The Length, Phosphorylation State, and Primary Structure of the RNA Polymerase II Carboxyl-terminal Domain Dictate Interactions with mRNA Capping Enzymes
ABSTRACT The carboxyl-terminal domain (CTD) of elongating RNA polymerase II serves as a landing pad for macromolecular assemblies that regulate mRNA synthesis and processing. The capping apparatus is the first of the assemblies to act on the nascent pre-mRNA and the one for which binding of the catalytic components is most clearly dependent on CTD phosphorylation. The present study highlights a distinctive strategy of cap targeting in fission yeast whereby the triphosphatase (Pct1) and guanylyltransferase (Pce1) enzymes of the capping apparatus do not interact physically with each other (as they do in budding yeast and metazoans), but instead bind independently to the phosphorylated CTD. In vivo interactions of Pct1 and Pce1 with the CTD in a two-hybrid assay require 12 and 14 tandem repeats of the CTD heptapeptide, respectively. Pct1 and Pce1 bind in vitro to synthetic CTD peptides containing phosphoserine uniquely at position 5 or doubly at positions 2 and 5 of each of four tandem YSPTSPS repeats, but they bind weakly (Pce1) or not at all (Pct1) to a peptide containing phosphoserine at position 2. These results illustrate how remodeling of the CTD phosphorylation array might influence the recruitment and dissociation of the capping enzymes during elongation. But how does the CTD structure itself dictate interactions with the RNA processing enzymes independent of the phosphorylation state? Using CTD-Ser5 phosphopeptides containing alanine substitutions at other positions of the heptad, we define essential roles for Tyr-1 and Pro-3 (but not Thr-4 or Pro-6) in the binding of Schizosaccharomyces pombe guanylyltransferase. Tyr-1 is also essential for binding and allosteric activation of mammalian guanylyltransferase by CTD Ser5-PO4, whereas alanine mutations of Pro-3 and Pro-6 reduce the affinity for the allosteric CTD-binding site. These are the first structure-activity relationships deduced for an effector function of the phosphorylated CTD.
RNA 05/2015; 21(6). DOI:10.1261/rna.050286.115 · 4.62 Impact Factor
- "Ser5 is the only phospho-acceptor amino acid in the Pol2 CTD that is strictly essential for growth of fission yeast (Schwer and Shuman 2011). Replacing all of the Ser5 residues in the consensus heptads with alanine is lethal because the Ser5-PO 4 mark is needed for recruitment of the fission yeast mRNA capping enzymes RNA triphosphatase and RNA guanylyltransferase to the Pol2 elongation complex (Pei et al. 2001; Doamekpor et al. 2014). The lethality of rpb1-CTD- S5A can be rescued by covalently fusing mammalian capping enzyme (MCE, a bifunctional RNA triphosphatase-guanylyltransferase ) to the mutant Rpb1-S5A polypeptide (Schwer and Shuman 2011). "
- "The RNA guanine-7-methyltransferase (Abd1p) is recruited to the transcription initiation site via an interaction with phosphorylated RNA pol II CTD [12,95,173]. (b) In S. pombe, the RNA triphosphatase (Pct1p) and the RNA guanylyltransferase (Pce1p) independently interact with phosphorylated RNA pol II CTD [171,174]. Pct1p interacts with DSIF (DRB sensitivity-inducing factor) (Spt4/Spt5) and P-TEFb (Cdk9/Cyclin T1) [175,176]. Pce1p interacts with DSIF [176,177]. "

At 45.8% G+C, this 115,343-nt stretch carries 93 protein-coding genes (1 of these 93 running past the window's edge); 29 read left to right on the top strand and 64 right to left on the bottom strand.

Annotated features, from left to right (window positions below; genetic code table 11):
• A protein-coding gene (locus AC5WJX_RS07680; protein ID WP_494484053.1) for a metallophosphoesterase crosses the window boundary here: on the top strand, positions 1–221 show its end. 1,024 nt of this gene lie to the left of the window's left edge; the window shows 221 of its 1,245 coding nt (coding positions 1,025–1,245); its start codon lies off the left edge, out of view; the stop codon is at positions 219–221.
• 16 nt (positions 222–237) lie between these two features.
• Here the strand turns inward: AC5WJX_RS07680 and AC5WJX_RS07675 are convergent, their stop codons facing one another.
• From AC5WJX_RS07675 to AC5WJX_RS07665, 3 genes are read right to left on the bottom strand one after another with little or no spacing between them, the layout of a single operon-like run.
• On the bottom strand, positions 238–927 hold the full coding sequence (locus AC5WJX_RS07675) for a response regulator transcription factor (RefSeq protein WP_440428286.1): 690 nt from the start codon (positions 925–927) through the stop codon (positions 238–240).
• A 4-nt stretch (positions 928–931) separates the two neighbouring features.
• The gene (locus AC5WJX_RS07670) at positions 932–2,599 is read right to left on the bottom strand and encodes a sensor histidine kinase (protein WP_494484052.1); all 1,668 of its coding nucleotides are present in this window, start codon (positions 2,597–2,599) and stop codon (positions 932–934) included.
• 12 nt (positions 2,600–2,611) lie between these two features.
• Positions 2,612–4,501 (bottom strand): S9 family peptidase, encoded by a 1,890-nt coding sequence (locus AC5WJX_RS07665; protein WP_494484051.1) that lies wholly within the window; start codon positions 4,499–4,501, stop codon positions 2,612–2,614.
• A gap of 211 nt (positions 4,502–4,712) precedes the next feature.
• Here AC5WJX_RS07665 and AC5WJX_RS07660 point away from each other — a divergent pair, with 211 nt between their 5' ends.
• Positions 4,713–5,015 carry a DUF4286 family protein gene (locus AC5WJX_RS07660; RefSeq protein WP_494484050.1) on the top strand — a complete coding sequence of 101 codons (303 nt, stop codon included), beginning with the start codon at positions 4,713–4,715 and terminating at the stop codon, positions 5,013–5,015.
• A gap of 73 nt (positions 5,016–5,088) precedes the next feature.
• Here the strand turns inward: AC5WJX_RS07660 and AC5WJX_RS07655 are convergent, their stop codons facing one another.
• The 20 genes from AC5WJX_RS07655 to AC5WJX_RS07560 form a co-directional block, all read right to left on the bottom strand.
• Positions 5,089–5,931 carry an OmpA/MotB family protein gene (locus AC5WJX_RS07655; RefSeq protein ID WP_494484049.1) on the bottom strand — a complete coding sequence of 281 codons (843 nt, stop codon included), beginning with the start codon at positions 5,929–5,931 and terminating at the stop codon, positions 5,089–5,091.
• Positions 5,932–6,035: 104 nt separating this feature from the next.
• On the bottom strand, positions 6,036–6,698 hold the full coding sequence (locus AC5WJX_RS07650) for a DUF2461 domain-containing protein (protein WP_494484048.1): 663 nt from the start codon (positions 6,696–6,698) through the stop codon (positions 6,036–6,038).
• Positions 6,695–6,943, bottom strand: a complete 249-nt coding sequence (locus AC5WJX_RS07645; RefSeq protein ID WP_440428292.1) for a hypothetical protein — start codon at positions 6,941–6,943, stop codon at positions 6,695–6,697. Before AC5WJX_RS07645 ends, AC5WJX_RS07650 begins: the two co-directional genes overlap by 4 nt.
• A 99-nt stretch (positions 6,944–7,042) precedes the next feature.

Article: Cap-binding complex (CBC)[Show abstract] [Hide abstract]
ABSTRACT: The 7mG (7-methylguanosine cap) formed on mRNA is fundamental to eukaryotic gene expression. Protein complexes recruited to 7mG mediate key processing events throughout the lifetime of the transcript. One of the most important mediators of 7mG functions is CBC (cap-binding complex). CBC has a key role in several gene expression mechanisms, including transcription, splicing, transcript export and translation. Gene expression can be regulated by signalling pathways which influence CBC function. The aim of the present review is to discuss the mechanisms by which CBC mediates and co-ordinates multiple gene expression events.Biochemical Journal 01/2014; 457(2):231-42. DOI:10.1042/BJ20131214 · 4.78 Impact Factor
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- "Candida mRNA guanylyltransferase Cgt1 has two distinct CTD docking sites that bind noncontiguous Ser5-PO 4 heptad elements in different registers: one site binds TSPSYSP while the other engages SYSPTSP (Fabrega et al., 2003). In S. pombe, the Ser5 phospho- CTD array independently recruits the triphosphatase Pct1 and the guanylyltransferase Pce1 (Pei et al., 2001a), presumably at the same time, shortly after transcription initiation and deposition of the Ser5-PO 4 marks. These scenarios raise the issue of whether the Ser5 phospho-CTD code for capping enzyme recruitment entails geometric constraints on the linear arrangement or Ser5-PO 4 heptads. "
ABSTRACT: The RNA polymerase II carboxy-terminal domain (CTD) consists of tandem Y(1)S(2)P(3)T(4)S(5)P(6)S(7) repeats. Dynamic remodeling of the CTD, especially its serine phosphorylation pattern, conveys informational cues about the transcription apparatus to a large ensemble of CTD-binding proteins. Our genetic dissection of fission yeast CTD function provides insights to the "CTD code." Two concepts stand out. First, the Ser2 requirement for transcription during sexual differentiation is bypassed by subtracting Ser7, signifying that imbalance in the phosphorylation array, not absence of a phospho-CTD cue, underlies a CTD-associated pathology. Second, the essentiality of Ser5 for vegetative growth is circumvented by covalently tethering mRNA capping enzymes to the CTD, thus proving that capping enzyme recruitment is a chief function of the Ser5-PO(4) mark. This illustrates that a key "letter" in the CTD code can be neutralized by delivering its essential cognate receptor to the transcription complex via an alternative route.Molecular cell 06/2011; 43(2):311-8. DOI:10.1016/j.molcel.2011.05.024 · 14.46 Impact Factor